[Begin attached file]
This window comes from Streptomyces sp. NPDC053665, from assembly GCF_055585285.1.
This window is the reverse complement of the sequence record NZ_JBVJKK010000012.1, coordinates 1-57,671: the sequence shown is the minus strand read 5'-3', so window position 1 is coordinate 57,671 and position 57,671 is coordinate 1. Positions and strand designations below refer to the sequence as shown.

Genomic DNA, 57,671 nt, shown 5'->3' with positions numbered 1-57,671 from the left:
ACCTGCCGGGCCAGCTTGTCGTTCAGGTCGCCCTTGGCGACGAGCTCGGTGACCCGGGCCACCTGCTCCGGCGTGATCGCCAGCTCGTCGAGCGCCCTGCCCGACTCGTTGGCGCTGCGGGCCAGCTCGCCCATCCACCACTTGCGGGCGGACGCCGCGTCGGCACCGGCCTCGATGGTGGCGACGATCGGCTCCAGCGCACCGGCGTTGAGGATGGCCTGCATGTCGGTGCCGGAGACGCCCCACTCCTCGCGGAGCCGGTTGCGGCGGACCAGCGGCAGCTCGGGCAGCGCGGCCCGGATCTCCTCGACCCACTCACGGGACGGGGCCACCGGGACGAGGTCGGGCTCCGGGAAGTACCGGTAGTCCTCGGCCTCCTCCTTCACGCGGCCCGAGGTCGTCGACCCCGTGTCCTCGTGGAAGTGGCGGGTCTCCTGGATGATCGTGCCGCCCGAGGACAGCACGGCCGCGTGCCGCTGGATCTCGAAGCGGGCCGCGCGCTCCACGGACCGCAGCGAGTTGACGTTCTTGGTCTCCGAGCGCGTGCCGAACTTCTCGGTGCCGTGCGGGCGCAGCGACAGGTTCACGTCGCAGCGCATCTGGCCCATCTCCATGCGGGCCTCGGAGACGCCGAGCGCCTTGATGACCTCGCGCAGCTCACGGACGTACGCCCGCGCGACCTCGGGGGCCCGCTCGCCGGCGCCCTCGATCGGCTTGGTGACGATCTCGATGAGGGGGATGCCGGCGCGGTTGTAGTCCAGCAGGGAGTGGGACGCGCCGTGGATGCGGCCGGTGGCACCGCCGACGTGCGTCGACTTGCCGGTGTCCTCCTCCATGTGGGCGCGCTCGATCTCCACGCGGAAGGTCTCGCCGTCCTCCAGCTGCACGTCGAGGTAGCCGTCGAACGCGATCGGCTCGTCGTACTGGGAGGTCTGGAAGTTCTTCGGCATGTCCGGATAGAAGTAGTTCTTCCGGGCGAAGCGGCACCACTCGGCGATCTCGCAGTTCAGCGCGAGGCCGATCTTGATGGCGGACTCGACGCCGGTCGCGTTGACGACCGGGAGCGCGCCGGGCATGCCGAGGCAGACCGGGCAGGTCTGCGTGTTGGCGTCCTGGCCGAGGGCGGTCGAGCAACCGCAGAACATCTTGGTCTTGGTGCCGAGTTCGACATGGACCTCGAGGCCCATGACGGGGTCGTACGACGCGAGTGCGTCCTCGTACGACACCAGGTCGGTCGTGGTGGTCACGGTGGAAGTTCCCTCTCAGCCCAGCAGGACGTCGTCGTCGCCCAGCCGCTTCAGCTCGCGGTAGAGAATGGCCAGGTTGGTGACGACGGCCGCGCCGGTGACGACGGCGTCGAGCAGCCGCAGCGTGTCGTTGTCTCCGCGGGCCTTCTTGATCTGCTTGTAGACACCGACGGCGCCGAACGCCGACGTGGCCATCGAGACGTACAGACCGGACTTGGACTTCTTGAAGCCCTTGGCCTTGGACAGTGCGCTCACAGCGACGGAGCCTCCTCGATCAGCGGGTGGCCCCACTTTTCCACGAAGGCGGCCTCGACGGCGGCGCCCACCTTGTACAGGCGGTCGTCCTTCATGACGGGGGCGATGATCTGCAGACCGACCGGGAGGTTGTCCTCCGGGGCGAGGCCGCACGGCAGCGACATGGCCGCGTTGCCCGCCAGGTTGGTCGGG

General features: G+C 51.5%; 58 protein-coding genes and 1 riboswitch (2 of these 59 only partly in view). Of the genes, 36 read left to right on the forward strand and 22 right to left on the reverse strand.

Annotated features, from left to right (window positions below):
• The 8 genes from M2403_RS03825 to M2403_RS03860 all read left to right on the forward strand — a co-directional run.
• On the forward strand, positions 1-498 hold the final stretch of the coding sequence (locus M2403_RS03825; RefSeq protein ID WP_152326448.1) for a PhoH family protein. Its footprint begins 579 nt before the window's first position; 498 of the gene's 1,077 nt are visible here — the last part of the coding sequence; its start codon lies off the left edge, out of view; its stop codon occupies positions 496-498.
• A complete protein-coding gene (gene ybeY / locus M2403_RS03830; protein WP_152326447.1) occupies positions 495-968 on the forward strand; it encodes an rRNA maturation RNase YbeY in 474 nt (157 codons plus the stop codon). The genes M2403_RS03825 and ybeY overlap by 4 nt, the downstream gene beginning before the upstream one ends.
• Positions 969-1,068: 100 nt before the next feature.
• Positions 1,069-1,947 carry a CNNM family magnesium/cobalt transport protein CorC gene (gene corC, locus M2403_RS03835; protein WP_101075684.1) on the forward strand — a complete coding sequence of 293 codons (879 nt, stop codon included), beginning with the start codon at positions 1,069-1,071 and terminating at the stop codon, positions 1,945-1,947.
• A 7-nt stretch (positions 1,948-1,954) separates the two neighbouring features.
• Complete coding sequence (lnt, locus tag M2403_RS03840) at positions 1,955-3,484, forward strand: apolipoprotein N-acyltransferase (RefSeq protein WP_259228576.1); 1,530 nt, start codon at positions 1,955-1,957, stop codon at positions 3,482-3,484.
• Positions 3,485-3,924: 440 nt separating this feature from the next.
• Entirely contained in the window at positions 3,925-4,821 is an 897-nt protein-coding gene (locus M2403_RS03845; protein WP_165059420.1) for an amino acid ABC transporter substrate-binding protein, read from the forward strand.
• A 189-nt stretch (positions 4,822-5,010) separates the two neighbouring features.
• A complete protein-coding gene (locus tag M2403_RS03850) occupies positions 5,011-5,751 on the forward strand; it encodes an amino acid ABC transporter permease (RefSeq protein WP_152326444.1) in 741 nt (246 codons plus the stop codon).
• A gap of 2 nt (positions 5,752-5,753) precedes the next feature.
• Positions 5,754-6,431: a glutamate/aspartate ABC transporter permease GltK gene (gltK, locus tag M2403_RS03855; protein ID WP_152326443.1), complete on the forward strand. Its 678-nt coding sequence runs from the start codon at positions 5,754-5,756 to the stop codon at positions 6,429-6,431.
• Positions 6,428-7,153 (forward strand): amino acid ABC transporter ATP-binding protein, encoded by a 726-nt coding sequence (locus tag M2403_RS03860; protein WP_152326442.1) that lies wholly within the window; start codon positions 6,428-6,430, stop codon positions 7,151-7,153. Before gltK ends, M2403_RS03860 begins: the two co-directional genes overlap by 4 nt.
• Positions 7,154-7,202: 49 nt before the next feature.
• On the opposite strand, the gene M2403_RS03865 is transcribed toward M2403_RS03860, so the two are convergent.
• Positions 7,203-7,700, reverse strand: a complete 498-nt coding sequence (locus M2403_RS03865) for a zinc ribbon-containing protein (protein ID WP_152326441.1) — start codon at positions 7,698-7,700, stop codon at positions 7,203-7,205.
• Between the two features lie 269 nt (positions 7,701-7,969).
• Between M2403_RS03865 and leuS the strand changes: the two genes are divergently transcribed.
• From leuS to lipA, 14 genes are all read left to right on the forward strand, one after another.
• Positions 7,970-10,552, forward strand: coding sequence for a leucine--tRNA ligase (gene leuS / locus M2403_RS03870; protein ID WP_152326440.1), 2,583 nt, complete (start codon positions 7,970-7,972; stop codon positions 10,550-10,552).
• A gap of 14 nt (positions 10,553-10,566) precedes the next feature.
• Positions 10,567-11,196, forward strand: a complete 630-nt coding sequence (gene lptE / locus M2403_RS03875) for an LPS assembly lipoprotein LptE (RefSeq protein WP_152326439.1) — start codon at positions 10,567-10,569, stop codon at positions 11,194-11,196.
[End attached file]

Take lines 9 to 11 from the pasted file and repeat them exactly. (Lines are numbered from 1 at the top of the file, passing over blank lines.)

• A complete protein-coding gene (gene ybeY / locus M2403_RS03830; protein WP_152326447.1) occupies positions 495-968 on the forward strand; it encodes an rRNA maturation RNase YbeY in 474 nt (157 codons plus the stop codon). The genes M2403_RS03825 and ybeY overlap by 4 nt, the downstream gene beginning before the upstream one ends.
• Positions 969-1,068: 100 nt before the next feature.
• Positions 1,069-1,947 carry a CNNM family magnesium/cobalt transport protein CorC gene (gene corC, locus M2403_RS03835; protein WP_101075684.1) on the forward strand — a complete coding sequence of 293 codons (879 nt, stop codon included), beginning with the start codon at positions 1,069-1,071 and terminating at the stop codon, positions 1,945-1,947.